Beyond the pain of injuries and the cost of damages, rideshare crashes exact tolls in other ways, such as vague details of dangers facing bicyclists.
For example, it is a positive step that Uber published its first U.S. Safety Report covering 2017-2018.
While the report on rideshare crashes includes details about fatal incidents, it lacks information about crashes that didn’t involve deaths, according to techcrunch.com, which reports on the business of the technology industry.
For bicyclists, encountering Uber and Lyft cars on the road has often meant getting “doored”. "Dooring" is smacking into car doors flung open at destination stops. Who pays when a cyclist is injured and a rideshare car is involved?
Both Uber and Lyft insure their drivers. That coverage, however, and the amount of coverage available, will vary, and is triggered only during specific phases of operation, according to VeloNews, which covers bike racing.
Details about Uber's safety report
According to Uber’s safety report, from 2017-2018, an average of over 3.1 million trips took place each day in the United States. The report said 99.9 percent were free of safety issues.
Uber crashes included 107 fatalities in 2017 and 2018. About 90 percent of the Uber-related fatal crashes occurred in urban areas.
The techcrunch.com story raised some questions. First was the absence of the Uber safety report of statistics related to non-fatal crashes involving its drivers. If the rates of Ubers getting into fender-benders or serious crashes where someone gets hurt are lower than the national average, why not say so?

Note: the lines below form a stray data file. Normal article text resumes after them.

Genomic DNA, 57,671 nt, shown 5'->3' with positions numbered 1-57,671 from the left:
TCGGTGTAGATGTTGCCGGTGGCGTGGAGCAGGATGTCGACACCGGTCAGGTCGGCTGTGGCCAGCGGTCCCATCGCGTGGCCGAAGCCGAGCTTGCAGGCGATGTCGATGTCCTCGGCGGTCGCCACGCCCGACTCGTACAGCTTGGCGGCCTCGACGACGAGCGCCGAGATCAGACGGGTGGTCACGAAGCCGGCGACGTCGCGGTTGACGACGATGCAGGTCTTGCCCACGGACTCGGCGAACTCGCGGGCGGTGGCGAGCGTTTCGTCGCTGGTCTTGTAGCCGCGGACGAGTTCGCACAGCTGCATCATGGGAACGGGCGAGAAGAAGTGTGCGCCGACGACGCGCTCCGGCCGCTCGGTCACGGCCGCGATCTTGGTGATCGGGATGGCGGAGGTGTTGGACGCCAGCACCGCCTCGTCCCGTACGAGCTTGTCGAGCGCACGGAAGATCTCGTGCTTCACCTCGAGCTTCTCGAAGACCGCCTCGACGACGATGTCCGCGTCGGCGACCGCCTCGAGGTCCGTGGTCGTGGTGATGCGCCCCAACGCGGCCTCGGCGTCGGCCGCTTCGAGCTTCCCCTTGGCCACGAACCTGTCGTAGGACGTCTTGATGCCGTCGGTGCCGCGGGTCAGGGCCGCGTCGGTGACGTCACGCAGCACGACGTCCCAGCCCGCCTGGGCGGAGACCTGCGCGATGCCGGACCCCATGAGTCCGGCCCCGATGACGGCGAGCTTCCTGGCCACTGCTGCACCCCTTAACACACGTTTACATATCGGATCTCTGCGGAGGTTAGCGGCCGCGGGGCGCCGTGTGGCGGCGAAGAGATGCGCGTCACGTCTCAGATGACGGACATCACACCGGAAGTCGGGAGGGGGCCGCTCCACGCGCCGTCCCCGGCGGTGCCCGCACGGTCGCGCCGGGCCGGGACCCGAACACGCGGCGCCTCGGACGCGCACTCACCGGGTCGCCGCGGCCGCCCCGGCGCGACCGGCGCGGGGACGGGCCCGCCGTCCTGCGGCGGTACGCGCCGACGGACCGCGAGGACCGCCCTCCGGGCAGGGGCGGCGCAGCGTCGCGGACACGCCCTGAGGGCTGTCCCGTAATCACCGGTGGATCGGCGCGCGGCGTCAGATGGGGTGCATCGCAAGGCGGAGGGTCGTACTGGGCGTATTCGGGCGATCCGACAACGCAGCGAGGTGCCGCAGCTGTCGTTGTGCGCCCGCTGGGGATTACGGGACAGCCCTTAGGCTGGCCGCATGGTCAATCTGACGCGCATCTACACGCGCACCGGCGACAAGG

An Uber representative said non-fatal crashes were not as well defined or tracked as fatal crashes are. They said this makes reporting them difficult.
Another question has to do with how the safety report defines an Uber-related crash. All of the fatal crashes in the statistics cited occurred with a driver either en route to a pickup or during a ride. What’s the safety record when Uber drivers are cruising around waiting to be hailed? Driving without a passenger in the car is inarguably a major part of being an Uber driver.
An Uber representative said crash data from trips are more reliable. This is because drivers might not report a crash if they’re not driving someone. A trip is defined in this case as a driver either en route to a pickup or during a ride.
What are my options if I'm hurt in an Uber crash?
With collisions with bicyclists in mind, here’s how insurance coverage works for Uber and Lyft, according to VeloNews:
- Off-Duty: The driver is not logged into the rideshare’s smartphone app, so the rideshare company’s insurance policy does not apply. All rideshare drivers are required to carry their own car insurance. That policy is deemed responsible while the driver is not logged into the app.
- Available for Hire: The driver is logged into the rideshare app and is available for hire. The rideshare company’s insurance policy provides up to $50,000 coverage per person for bodily injury, up to $100,000 total injury liability per crash caused by the driver, and $25,000 property damage caused by the driver. The rideshare company’s insurance policy does not cover injuries to the driver or damage to the driver’s vehicle.
- En Route to Passenger: The driver is en route to pick up a passenger. Liability coverage increases to $1 million.
- En Route with Passenger: Coverage begins when the passenger is in the driver’s car and ends at drop-off. The rideshare’s insurance provides $1 million in liability coverage, $1 million in bodily injury coverage, and damage to the driver’s vehicle. This is only if the driver has their own collision or comprehensive coverage, however.
Contact Mike Slocumb Law Firm today for help with rideshare crashes.